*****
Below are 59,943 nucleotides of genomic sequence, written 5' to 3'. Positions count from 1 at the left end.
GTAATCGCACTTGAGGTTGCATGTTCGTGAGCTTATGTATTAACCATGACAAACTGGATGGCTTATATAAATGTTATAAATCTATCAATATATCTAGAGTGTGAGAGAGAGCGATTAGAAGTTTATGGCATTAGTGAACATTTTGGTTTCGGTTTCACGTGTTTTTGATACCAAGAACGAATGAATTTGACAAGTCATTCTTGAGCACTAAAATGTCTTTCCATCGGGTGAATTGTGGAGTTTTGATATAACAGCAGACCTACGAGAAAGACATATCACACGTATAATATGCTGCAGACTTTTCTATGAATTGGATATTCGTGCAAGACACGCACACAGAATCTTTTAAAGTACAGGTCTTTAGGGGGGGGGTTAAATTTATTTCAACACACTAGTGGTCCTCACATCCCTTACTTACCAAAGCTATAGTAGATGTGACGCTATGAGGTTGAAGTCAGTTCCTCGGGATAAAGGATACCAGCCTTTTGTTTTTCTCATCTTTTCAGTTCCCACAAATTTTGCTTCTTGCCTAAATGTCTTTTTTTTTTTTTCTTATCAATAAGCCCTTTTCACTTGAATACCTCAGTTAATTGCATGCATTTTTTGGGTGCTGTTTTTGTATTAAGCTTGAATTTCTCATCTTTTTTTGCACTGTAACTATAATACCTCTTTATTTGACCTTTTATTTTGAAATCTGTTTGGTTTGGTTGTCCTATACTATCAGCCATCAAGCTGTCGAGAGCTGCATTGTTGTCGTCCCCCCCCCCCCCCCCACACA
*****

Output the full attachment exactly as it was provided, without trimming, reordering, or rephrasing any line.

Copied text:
Below are 59,943 nucleotides of genomic sequence, written 5' to 3'. Positions count from 1 at the left end.
GTAATCGCACTTGAGGTTGCATGTTCGTGAGCTTATGTATTAACCATGACAAACTGGATGGCTTATATAAATGTTATAAATCTATCAATATATCTAGAGTGTGAGAGAGAGCGATTAGAAGTTTATGGCATTAGTGAACATTTTGGTTTCGGTTTCACGTGTTTTTGATACCAAGAACGAATGAATTTGACAAGTCATTCTTGAGCACTAAAATGTCTTTCCATCGGGTGAATTGTGGAGTTTTGATATAACAGCAGACCTACGAGAAAGACATATCACACGTATAATATGCTGCAGACTTTTCTATGAATTGGATATTCGTGCAAGACACGCACACAGAATCTTTTAAAGTACAGGTCTTTAGGGGGGGGGTTAAATTTATTTCAACACACTAGTGGTCCTCACATCCCTTACTTACCAAAGCTATAGTAGATGTGACGCTATGAGGTTGAAGTCAGTTCCTCGGGATAAAGGATACCAGCCTTTTGTTTTTCTCATCTTTTCAGTTCCCACAAATTTTGCTTCTTGCCTAAATGTCTTTTTTTTTTTTTCTTATCAATAAGCCCTTTTCACTTGAATACCTCAGTTAATTGCATGCATTTTTTGGGTGCTGTTTTTGTATTAAGCTTGAATTTCTCATCTTTTTTTGCACTGTAACTATAATACCTCTTTATTTGACCTTTTATTTTGAAATCTGTTTGGTTTGGTTGTCCTATACTATCAGCCATCAAGCTGTCGAGAGCTGCATTGTTGTCGTCCCCCCCCCCCCCCCCACACA